Mainly, for me, it is a scheduling challenge, meaning I have to prioritize something I want to do. On some days one obligation chases another and by the end of the day, when it's already dark outside, I have to co-opt my husband to go out for a walk with me. That's nice, actually, as it's not something we would do if it weren't for my daily walk challenge.

A daily walk is also a mental commitment. I'm on day 16 now, and there have been a few days already when I almost forgot to go for my walk preoccupied as I was with lots of other things. So again it'll be 9 p.m. by the time my husband and I head out. However, we have thus gotten to enjoy some of the neighborhood Halloween decorations that can only be appreciated glowing in the dark.

Natalie Goldberg warns against taking on a practice that you can't keep up, because a practice is all about doing it every day. It's precisely about overcoming that inner resistance and all the excuses one can come up with, and making the commitment to do it, even if it's already 9 p.m. and you're dead tired. The reward, according to Goldberg in her book The True Secret of Writing, is confidence in being able to do whatever you set out to do. That confidence comes from having overcome, consistently, that inner resistance. It also comes from demonstrating to yourself that you can do what you set out to do. It comes from mastering your own mind (I'm getting Zen here, I know! That's Natalie Goldberg's fault...).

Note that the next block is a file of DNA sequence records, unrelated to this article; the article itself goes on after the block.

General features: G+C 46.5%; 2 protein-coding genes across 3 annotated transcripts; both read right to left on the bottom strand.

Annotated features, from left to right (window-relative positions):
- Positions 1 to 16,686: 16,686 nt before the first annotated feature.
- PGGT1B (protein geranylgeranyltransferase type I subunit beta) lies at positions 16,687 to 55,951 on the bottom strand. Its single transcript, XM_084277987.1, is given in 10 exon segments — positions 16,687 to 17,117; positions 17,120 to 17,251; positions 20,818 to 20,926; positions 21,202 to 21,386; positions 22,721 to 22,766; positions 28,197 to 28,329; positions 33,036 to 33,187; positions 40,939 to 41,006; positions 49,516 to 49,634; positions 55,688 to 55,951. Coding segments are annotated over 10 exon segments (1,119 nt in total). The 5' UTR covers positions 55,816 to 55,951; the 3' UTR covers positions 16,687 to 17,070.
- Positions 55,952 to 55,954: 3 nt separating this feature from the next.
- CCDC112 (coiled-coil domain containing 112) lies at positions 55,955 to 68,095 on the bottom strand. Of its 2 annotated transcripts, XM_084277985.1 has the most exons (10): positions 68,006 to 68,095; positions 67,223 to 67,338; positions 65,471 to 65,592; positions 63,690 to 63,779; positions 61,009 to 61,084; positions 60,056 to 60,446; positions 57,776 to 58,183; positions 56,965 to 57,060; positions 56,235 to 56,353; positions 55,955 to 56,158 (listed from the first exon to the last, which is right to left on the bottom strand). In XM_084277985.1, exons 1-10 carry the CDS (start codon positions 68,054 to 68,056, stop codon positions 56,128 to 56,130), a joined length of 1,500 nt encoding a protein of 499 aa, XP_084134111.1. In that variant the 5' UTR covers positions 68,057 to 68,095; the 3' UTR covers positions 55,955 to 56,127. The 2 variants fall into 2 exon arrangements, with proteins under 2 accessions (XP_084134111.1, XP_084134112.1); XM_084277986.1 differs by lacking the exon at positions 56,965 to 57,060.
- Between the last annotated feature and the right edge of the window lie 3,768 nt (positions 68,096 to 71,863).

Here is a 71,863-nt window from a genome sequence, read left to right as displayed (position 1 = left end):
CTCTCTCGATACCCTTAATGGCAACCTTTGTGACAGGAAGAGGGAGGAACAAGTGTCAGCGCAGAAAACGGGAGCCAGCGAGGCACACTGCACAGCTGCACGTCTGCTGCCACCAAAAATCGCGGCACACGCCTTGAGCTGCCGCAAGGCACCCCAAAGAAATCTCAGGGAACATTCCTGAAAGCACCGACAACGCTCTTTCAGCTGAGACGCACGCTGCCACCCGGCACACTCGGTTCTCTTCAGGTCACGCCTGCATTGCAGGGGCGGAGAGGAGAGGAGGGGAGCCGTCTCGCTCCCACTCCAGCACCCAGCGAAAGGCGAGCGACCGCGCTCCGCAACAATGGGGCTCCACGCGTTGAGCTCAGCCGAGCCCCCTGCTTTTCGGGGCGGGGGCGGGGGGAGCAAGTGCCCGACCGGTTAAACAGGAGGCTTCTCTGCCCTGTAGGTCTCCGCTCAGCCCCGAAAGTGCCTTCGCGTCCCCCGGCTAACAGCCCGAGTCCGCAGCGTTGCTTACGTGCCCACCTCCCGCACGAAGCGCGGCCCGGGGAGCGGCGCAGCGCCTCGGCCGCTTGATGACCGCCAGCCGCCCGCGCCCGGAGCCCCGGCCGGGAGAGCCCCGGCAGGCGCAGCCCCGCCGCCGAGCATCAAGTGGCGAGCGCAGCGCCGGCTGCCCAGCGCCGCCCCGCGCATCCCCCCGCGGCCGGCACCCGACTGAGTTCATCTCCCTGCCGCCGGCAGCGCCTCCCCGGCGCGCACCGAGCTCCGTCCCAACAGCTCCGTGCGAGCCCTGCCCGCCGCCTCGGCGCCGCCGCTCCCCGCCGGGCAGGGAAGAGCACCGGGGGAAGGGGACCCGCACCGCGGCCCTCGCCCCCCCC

Embarking on my daily walk challenge I reminded myself that I'd already succeeded at a daily challenge three times before by doing the Blogathon. Come to think of it, however, in blogging you can "cheat" by preparing a few posts ahead of time and scheduling them to publish one day after another. I can't do that with the walking. I simply have to put on those hiking boots and head out every day. So that's what I'm doing. If you have any tips on how to make it through a month-long daily challenge (and maybe continue on?), please let me know!



Tuesday, October 14, 2014

Paper Pumpkin to the Rescue




My daughter who's been in Israel for a while now misses pumpkins. It's fall but there ain't any pumpkins to be found in that desert land. She's been on the lookout, but I doubt she'll find one, especially not a cute little one for decoration. What to do? I can't mail her a real pumpkin; it might rot before it arrived, if it even survived the shipment. Plus postage would be exorbitant.

I noodled around Target in hopes of finding a glass votive pumpkin but I had my doubts about that, too, since that might break in shipment, and I wasn't sure she could light one in her army barracks. Then I remembered: What about my little book paper pumpkin that I bought two years ago and have been delighting in ever since come pumpkin time? I could easily buy her one of those! It's darling and easy to ship! So, that's what I did.

I bought mine (pictured above) on Etsy from AnthologyOnMain, but they currently have a back log due to high demand, so I ordered a slightly different kind for my daughter from HBixbyArtworks. I can't afford to wait as mailing something overseas can take anywhere from one week to five weeks in my recent experience. And that paper pumpkin gotta arrive while it's still pumpkin season, right?